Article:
By the early 1920s D.H. Day had established the Glen Haven Canning Company on the shore near the dock. Day had established a farm and orchard south of Glen Haven where he had over 5,000 cherry and apple trees. The Canning Company processed the fruit and shipped it to market from the Glen Haven Dock. With improvements in the roads and rail service, the importance of the Glen Haven dock continued to decline until it was closed in 1931. Today the Cannery is used as a Great Lakes Boat Museum.


This is an old photo of the Glen Haven dock.

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Steamer at the Glen Haven dock.

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Steamer Puritan leaves Glen Haven for Chicago - about 1925.

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There was a railroad track that ran by the canning building and out on to the dock.

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This is all that is left of the Glen Haven dock today.

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This is the start of the canning building.

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#2 Sawdust OFFLINE  

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Posted July 21, 2013 - 03:04 PM

Looks like a nice & fun project. I model HO scale trains. I always love the history behind these old buildings. That's part of the fun of modeling we get to capture that moment in history so others can enjoy. Thanks for sharing.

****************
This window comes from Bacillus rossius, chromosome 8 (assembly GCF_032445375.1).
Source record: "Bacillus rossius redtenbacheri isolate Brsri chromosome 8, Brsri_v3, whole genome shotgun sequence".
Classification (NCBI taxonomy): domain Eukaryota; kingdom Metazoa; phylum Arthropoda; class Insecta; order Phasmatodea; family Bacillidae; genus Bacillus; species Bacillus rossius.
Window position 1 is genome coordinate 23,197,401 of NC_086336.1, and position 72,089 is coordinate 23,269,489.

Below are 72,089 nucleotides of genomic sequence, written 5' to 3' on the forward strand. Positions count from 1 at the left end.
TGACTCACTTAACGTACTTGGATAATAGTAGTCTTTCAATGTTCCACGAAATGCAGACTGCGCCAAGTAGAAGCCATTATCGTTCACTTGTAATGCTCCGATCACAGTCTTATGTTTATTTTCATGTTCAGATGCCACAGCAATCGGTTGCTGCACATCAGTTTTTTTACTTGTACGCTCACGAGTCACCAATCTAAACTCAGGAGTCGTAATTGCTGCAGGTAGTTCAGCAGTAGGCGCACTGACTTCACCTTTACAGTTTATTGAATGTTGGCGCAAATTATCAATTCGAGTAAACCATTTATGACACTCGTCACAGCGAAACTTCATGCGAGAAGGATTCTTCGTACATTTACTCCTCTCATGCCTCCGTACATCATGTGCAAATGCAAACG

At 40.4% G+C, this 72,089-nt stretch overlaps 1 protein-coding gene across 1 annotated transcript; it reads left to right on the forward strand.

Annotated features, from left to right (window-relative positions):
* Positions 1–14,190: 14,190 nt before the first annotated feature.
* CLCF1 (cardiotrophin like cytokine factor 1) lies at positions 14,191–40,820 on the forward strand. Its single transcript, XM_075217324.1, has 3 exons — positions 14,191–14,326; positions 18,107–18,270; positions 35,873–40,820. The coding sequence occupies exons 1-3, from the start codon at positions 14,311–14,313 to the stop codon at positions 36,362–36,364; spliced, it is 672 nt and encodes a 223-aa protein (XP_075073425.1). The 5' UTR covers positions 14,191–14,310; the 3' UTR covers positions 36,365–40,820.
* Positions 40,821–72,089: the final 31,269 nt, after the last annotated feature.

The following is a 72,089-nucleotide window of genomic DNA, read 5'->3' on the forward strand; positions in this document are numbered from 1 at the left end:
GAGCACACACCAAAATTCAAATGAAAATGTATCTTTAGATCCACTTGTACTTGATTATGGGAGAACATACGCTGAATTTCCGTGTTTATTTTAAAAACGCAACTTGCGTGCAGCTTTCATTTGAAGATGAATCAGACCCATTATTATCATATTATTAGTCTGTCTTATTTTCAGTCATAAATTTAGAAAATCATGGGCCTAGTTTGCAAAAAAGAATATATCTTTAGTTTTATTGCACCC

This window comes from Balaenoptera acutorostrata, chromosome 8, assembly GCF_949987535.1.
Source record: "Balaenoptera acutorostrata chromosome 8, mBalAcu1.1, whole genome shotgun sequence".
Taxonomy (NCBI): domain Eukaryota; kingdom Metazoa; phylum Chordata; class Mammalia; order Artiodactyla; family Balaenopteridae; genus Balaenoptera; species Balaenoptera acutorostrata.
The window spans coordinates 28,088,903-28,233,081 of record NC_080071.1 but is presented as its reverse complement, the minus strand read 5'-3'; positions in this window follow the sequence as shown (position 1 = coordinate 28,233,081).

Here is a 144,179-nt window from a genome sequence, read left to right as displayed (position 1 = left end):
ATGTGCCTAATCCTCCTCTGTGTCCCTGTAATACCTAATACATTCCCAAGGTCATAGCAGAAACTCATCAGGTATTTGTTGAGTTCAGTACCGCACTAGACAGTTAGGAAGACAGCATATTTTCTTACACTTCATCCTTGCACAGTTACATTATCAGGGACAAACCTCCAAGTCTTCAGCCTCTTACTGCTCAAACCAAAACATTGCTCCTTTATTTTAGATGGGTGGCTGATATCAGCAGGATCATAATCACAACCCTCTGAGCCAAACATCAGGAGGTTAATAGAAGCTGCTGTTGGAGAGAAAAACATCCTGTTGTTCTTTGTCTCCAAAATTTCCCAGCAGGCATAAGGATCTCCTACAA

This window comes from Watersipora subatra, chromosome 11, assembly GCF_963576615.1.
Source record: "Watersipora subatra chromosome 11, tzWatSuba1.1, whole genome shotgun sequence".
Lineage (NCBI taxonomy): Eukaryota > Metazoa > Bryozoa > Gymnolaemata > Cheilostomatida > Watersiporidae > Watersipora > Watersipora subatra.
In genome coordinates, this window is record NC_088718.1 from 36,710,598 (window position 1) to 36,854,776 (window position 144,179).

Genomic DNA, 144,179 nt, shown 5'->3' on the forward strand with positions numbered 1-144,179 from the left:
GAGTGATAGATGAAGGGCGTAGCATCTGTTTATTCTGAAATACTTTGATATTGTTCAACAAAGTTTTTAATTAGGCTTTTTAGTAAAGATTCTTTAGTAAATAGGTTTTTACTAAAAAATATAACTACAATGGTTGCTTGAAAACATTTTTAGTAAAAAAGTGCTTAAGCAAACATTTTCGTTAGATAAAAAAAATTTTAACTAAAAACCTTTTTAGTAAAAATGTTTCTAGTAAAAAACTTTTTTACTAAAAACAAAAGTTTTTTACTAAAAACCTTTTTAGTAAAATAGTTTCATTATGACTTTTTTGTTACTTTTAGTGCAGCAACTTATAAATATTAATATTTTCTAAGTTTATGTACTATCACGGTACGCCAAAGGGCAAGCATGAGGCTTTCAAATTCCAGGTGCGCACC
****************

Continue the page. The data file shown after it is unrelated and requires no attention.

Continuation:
Jim


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#3 LilysDad ONLINE  

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Posted July 21, 2013 - 03:08 PM

Fascinating!


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#4 hamman ONLINE  

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Posted July 21, 2013 - 03:44 PM

Will be looking forward to the build. Roger.


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#5 KennyP ONLINE  

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Posted July 21, 2013 - 05:48 PM

Great history of your new building, Ray! And good to hear from you again!


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#6 UncleWillie ONLINE  

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Posted July 21, 2013 - 06:24 PM

Looking forward to the build.


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#7 LilysDad ONLINE  

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Posted July 23, 2013 - 11:46 AM

You do a nice job on these building models. Is this part of a railroad layout? Can we see the whole thing?


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#8 jdcrawler OFFLINE